So once you’ve written it and had it commissioned how involved are you on set?

Well in an authored piece my main job then is find people who you get on with and agree creatively with. Everyone was completely in agreement with how we wanted it to look and feel and I was down on set and we’d talk about how this should be shot or how to make a particular scene better.   

One of my favourite scenes of the whole series is Jessica Hynes scene where she does proper stand up comedy. It was a cringe worthy and brilliant scene. How did you find writing the routine and where the idea that Carol should use stand up comedy come from?

Well I’d decided that quite early on and I found it a really interesting notion that she would bare all to a room full of strangers and it just developed from there and it worked as a great explanatory tool to discover more about her family. I worked with Jessica on the routine and we decided on a voice for it. But it helped me tell Carol’s story too so I found it useful as it helped me kill two birds with one stone really. 

It was a very brave to hold an audience on one long eleven minute scene.

Yes it was a massive risk but I was very pleased again with the way David shot it. When he went in tight and she was explaining her life you just knew it was getting personal and we’re moving into dodgy territory here.

Looking at your past work its been mainly in comedy what drew you to writing a more serious piece of drama?

Yes I started out on Smith and Jones and Spitting Image, did some sitcoms and children’s for a while and then I thought right I want to do some adult and here I am really. Not a lot of comedy writers tend to move over. Obviously  there’s Steven Moffat, David Renwick and Richard Curtis but there aren’t a lot of comedy writers who move over to drama.  I wanted to put a lot of comedy in this series and I don’t think there’s enough comedy in drama generally. In some ways its much harder to write a classic sitcom.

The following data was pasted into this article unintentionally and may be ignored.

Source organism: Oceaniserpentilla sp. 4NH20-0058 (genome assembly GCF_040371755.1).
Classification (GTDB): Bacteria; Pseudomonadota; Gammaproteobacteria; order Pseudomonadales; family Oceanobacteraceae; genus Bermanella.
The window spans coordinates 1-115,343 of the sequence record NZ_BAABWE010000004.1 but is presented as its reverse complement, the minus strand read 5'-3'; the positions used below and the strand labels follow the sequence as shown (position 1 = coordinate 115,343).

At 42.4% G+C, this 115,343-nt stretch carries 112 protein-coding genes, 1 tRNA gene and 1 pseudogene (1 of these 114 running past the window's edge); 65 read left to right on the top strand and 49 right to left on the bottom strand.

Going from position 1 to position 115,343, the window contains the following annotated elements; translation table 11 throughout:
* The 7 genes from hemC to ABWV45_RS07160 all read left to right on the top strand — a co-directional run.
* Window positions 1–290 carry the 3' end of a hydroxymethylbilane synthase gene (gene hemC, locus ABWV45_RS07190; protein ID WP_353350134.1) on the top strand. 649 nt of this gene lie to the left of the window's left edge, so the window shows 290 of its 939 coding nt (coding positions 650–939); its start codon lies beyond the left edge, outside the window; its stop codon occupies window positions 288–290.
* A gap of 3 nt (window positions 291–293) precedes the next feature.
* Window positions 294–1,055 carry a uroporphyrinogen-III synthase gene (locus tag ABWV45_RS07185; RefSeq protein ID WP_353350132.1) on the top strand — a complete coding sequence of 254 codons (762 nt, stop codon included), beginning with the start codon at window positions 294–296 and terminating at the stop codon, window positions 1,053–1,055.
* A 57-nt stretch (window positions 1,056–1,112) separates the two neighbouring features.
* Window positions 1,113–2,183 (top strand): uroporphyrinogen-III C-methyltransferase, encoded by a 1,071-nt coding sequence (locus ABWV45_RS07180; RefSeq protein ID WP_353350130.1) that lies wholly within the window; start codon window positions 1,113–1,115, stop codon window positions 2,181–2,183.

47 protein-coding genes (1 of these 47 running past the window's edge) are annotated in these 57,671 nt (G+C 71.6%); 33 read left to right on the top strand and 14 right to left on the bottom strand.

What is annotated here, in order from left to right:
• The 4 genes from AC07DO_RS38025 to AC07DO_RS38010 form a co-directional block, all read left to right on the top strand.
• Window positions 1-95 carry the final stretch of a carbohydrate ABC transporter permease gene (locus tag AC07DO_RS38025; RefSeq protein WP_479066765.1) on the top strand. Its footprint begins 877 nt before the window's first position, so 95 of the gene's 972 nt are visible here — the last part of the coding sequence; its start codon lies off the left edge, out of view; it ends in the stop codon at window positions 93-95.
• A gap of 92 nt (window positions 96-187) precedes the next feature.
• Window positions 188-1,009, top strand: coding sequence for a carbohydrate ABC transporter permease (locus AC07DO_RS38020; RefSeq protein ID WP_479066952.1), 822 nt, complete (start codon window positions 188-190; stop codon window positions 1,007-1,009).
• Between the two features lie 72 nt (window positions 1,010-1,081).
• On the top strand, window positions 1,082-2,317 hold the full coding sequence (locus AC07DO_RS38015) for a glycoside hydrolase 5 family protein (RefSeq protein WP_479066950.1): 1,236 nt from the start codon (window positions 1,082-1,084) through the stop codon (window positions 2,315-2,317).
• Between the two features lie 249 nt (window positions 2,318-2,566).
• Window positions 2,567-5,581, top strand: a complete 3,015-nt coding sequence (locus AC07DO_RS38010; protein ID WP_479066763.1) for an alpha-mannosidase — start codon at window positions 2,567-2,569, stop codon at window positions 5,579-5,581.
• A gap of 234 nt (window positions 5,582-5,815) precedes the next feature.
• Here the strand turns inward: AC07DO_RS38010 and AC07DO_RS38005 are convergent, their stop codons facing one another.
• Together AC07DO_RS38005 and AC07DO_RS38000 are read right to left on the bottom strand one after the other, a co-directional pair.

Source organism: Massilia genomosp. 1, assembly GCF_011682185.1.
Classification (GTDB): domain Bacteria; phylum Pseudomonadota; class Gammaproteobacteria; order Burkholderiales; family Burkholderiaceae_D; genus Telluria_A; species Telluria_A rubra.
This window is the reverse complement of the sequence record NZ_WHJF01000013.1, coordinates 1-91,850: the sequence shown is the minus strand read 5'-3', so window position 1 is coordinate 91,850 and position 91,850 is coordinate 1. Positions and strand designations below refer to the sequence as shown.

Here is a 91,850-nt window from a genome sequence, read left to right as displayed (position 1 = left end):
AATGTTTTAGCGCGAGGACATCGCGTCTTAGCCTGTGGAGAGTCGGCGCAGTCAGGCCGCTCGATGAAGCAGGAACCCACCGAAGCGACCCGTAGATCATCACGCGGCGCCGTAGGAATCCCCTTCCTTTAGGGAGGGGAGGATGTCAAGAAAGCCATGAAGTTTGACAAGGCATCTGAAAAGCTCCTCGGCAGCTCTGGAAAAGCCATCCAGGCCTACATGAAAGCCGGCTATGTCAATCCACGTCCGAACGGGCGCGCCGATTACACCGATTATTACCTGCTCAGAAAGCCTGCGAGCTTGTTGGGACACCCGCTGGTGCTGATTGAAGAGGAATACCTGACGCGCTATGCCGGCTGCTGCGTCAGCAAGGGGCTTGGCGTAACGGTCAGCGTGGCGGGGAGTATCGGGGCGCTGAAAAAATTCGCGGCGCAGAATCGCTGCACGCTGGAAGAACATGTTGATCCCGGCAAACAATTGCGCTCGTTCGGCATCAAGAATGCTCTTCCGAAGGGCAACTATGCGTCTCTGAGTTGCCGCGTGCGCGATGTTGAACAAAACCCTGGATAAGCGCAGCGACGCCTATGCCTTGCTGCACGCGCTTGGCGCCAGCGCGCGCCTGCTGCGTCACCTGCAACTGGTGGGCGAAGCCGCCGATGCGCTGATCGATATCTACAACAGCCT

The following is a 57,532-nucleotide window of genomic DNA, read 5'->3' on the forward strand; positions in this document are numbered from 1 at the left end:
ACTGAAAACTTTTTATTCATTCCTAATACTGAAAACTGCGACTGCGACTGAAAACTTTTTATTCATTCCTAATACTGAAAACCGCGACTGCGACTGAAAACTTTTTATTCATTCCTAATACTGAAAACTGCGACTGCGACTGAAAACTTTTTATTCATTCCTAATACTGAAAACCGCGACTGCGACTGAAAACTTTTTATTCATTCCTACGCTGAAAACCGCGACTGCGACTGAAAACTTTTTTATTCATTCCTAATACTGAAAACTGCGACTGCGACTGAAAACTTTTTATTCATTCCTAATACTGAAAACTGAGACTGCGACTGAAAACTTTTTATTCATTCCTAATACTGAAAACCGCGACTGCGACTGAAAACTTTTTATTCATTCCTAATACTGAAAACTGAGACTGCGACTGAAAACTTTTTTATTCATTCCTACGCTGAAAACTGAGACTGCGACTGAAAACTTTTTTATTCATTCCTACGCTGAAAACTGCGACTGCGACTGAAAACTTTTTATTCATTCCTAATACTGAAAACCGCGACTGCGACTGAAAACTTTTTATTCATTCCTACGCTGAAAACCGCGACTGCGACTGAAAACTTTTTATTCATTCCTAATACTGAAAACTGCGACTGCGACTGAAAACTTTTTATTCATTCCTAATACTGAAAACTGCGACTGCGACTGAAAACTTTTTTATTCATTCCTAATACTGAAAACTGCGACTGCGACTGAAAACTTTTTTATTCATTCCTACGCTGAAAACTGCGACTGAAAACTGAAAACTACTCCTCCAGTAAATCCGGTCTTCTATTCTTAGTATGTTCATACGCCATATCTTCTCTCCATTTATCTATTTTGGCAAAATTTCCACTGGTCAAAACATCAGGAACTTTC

What advice would you offer to aspiring writers is it harder now to break into the industry?

I don’t think its harder no. There are fantastic opportunities in radio. Radio 4 produces a lot of great drama. In general everyone wants to find new writers. There’s perhaps this perception that no one wants you to break through but actually script editors and producers can’t wait to discover new writers. I think if someone wants to start out they’ve got to write something they feel really strongly about and if they real put their heart and soul into it and send it in, it may not get made but they’ll get known and it might lead to other work on existing series or they might get a commission for a single play you just never know.  

Have you had people contacting you this week asking is Ted based on me is Carol based on me?

Luckily my internet connection has been quite sporadic this week so I’ve not been able to see much of that if it has come in.

What are you working on at the moment?

I’m currently doing a single drama for the BBC. Its called 388 days and its a true story. Its based on the brother of Rachel Chandler who got kidnapped by Somali Pirates. And its her brothers story Stephen who lives in the UK who was landed with huge problem of having to raise the money for her release and being suddenly thrust into a media spotlight. Its a really interesting. 

One Night concludes Friday 30th March at 10.35pm on BBC1

You can read my original review of the series HERE

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Luke Knowles

Luke Knowles


Editor of the website and host of the podcast. A general TV obsessive. I've been running the site since 2008 and you can usually find me in front of the TV. My Favourite show of all time is Breaking Bad with Cracker coming a close second. I feel so passionately that television can change the world and I'm doing my little bit by running this site. You're Welcome!